I really like this "Tangible Scores" project by Enrique Tomas, a PhD student at the University of Art and Design of Linz (at the time presumably). It is a tool for making music essentially, featuring a wood board with scores on it in various shapes, such as a scribble, or a series of parallel lines. A program senses the user's touch and gestures across the augmented surface, and translates it to sound. The actual mechanics of the project are very, very complicated (there is a paper explaining the design and concept in more depth).

I love when the human mind sees meaning in abstract patterns(such as a series of lines looking like instrument strings), and art and technology allows us to experience those imaginative thoughts for real(strumming your finger across it actually creates a strumming sound). And I find the combination of tactile, visual, and sonic elements particularly interesting, since you can essentially see and touch the musical forms created from it(because the musical forms were created from these visual and tactile forms to begin with).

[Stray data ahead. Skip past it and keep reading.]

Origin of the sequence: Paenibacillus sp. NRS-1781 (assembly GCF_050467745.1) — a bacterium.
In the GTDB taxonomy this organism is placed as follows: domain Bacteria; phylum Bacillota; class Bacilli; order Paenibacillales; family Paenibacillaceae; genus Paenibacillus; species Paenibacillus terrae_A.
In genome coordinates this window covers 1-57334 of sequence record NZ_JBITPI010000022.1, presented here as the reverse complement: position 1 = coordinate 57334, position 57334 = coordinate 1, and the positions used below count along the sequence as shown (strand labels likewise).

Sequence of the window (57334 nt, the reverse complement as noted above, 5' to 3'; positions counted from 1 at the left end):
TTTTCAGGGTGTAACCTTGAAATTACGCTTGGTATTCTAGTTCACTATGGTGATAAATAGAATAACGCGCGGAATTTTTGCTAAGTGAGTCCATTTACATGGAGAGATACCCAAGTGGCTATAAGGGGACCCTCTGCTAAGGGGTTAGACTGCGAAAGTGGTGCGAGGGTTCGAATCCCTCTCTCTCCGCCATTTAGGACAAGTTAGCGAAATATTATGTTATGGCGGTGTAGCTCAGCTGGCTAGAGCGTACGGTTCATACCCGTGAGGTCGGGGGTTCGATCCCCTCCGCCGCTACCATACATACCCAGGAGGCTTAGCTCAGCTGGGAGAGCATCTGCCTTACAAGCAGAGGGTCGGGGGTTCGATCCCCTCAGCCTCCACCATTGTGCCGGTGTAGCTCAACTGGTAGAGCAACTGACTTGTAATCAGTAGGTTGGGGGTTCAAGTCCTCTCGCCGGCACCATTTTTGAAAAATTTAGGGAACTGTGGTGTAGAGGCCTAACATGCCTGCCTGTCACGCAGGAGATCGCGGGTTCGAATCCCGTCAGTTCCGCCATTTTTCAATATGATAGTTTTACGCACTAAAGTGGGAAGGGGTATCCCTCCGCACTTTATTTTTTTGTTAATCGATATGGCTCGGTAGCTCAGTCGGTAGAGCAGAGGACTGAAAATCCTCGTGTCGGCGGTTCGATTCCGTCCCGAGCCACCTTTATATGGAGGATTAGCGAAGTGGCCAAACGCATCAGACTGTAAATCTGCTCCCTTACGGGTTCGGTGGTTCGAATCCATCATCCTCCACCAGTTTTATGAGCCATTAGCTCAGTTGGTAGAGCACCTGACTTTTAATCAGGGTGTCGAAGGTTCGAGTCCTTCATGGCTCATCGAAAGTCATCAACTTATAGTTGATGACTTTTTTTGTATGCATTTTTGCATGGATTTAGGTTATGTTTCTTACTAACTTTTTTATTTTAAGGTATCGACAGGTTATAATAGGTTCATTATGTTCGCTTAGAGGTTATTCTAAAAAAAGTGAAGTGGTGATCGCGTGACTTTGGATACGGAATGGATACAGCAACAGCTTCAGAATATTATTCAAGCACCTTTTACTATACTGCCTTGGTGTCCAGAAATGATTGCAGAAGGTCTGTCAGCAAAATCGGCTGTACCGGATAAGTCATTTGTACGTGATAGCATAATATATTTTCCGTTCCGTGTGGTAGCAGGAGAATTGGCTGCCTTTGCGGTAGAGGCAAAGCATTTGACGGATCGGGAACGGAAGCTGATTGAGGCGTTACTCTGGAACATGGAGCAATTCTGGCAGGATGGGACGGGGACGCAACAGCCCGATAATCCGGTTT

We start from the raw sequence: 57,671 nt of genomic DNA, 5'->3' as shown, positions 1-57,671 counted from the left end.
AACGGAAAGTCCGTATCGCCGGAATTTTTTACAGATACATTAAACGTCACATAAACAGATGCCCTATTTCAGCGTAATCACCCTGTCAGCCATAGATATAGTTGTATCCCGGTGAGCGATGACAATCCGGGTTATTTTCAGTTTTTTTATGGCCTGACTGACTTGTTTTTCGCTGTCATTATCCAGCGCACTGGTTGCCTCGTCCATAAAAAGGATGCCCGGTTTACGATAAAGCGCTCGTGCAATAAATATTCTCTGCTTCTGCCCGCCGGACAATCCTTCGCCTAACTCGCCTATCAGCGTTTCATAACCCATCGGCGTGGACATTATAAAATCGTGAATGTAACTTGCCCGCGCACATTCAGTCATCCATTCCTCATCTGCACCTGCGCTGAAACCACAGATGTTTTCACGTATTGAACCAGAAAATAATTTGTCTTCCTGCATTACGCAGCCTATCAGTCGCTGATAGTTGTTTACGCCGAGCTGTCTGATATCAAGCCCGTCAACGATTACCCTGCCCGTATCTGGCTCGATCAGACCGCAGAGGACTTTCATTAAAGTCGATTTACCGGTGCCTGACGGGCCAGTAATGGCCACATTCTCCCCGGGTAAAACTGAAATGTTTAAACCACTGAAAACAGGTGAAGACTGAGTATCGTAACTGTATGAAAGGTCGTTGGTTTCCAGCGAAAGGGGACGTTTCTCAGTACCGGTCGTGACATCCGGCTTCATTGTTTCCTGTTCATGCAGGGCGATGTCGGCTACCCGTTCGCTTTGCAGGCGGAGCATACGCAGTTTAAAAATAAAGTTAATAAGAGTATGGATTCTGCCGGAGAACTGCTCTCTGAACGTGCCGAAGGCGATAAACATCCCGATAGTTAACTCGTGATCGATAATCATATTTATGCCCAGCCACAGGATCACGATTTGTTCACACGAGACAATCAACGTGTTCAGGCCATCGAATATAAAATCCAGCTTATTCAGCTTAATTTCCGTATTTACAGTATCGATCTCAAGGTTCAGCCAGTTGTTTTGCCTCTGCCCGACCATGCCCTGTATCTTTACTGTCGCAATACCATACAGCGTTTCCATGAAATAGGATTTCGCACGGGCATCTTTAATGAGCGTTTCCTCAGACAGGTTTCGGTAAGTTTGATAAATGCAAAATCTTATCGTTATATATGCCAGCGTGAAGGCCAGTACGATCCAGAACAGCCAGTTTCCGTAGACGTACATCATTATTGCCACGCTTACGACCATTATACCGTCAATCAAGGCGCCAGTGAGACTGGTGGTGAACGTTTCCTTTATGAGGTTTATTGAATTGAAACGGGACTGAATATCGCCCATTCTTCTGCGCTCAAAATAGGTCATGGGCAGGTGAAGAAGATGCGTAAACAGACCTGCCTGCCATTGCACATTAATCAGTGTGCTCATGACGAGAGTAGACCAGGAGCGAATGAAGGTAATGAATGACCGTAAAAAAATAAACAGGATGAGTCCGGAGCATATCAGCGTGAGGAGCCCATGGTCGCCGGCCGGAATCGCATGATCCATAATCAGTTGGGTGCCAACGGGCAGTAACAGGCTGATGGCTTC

What is somewhat off-putting about the project is the contrast between the way it is demonstrated in the Vimeo video and the way it was displayed in a gallery. It invites a very different kind of interaction, where it seems like you would feel more like you're making sounds than making music. Something about the gallery setting, despite being immersive, is rather empty and unwelcoming.

Vimeo video still of Enrique performing
Gallery showing